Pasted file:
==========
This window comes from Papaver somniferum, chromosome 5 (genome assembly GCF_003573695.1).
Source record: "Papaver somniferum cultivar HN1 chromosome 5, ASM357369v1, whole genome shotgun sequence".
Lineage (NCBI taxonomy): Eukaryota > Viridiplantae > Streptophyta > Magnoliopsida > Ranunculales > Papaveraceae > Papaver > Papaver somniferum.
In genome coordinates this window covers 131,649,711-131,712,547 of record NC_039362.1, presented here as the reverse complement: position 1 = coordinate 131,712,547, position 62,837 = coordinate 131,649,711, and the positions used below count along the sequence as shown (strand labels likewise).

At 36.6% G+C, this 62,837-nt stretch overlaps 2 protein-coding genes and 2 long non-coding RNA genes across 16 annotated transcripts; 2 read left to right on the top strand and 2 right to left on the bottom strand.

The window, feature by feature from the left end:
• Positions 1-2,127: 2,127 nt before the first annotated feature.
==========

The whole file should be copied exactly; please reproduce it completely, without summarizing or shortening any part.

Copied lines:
This window comes from Papaver somniferum, chromosome 5 (genome assembly GCF_003573695.1).
Source record: "Papaver somniferum cultivar HN1 chromosome 5, ASM357369v1, whole genome shotgun sequence".
Lineage (NCBI taxonomy): Eukaryota > Viridiplantae > Streptophyta > Magnoliopsida > Ranunculales > Papaveraceae > Papaver > Papaver somniferum.
In genome coordinates this window covers 131,649,711-131,712,547 of record NC_039362.1, presented here as the reverse complement: position 1 = coordinate 131,712,547, position 62,837 = coordinate 131,649,711, and the positions used below count along the sequence as shown (strand labels likewise).

At 36.6% G+C, this 62,837-nt stretch overlaps 2 protein-coding genes and 2 long non-coding RNA genes across 16 annotated transcripts; 2 read left to right on the top strand and 2 right to left on the bottom strand.

The window, feature by feature from the left end:
• Positions 1-2,127: 2,127 nt before the first annotated feature.